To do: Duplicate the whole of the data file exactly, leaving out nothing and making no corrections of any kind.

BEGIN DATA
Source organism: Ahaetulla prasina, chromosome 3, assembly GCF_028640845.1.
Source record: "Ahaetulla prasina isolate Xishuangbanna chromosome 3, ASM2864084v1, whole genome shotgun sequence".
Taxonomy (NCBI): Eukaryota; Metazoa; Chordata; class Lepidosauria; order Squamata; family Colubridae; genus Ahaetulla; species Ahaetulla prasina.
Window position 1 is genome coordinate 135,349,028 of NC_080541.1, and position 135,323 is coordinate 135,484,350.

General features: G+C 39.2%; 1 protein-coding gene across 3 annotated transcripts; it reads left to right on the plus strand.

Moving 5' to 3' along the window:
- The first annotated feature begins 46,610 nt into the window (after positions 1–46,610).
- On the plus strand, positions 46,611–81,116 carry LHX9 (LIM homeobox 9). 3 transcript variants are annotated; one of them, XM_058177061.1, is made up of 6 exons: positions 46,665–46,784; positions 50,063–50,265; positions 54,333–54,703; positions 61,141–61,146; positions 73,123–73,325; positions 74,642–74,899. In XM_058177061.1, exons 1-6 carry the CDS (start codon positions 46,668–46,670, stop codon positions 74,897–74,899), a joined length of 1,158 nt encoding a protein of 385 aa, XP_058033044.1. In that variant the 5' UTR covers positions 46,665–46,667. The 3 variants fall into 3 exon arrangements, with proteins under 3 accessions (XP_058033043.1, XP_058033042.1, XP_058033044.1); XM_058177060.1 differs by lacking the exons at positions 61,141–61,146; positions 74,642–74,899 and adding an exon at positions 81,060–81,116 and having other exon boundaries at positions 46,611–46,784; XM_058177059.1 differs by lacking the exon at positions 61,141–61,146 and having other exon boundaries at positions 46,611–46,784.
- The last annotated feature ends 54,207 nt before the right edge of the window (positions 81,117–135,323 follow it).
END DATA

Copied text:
Source organism: Ahaetulla prasina, chromosome 3, assembly GCF_028640845.1.
Source record: "Ahaetulla prasina isolate Xishuangbanna chromosome 3, ASM2864084v1, whole genome shotgun sequence".
Taxonomy (NCBI): Eukaryota; Metazoa; Chordata; class Lepidosauria; order Squamata; family Colubridae; genus Ahaetulla; species Ahaetulla prasina.
Window position 1 is genome coordinate 135,349,028 of NC_080541.1, and position 135,323 is coordinate 135,484,350.

General features: G+C 39.2%; 1 protein-coding gene across 3 annotated transcripts; it reads left to right on the plus strand.

Moving 5' to 3' along the window:
- The first annotated feature begins 46,610 nt into the window (after positions 1–46,610).
- On the plus strand, positions 46,611–81,116 carry LHX9 (LIM homeobox 9). 3 transcript variants are annotated; one of them, XM_058177061.1, is made up of 6 exons: positions 46,665–46,784; positions 50,063–50,265; positions 54,333–54,703; positions 61,141–61,146; positions 73,123–73,325; positions 74,642–74,899. In XM_058177061.1, exons 1-6 carry the CDS (start codon positions 46,668–46,670, stop codon positions 74,897–74,899), a joined length of 1,158 nt encoding a protein of 385 aa, XP_058033044.1. In that variant the 5' UTR covers positions 46,665–46,667. The 3 variants fall into 3 exon arrangements, with proteins under 3 accessions (XP_058033043.1, XP_058033042.1, XP_058033044.1); XM_058177060.1 differs by lacking the exons at positions 61,141–61,146; positions 74,642–74,899 and adding an exon at positions 81,060–81,116 and having other exon boundaries at positions 46,611–46,784; XM_058177059.1 differs by lacking the exon at positions 61,141–61,146 and having other exon boundaries at positions 46,611–46,784.
- The last annotated feature ends 54,207 nt before the right edge of the window (positions 81,117–135,323 follow it).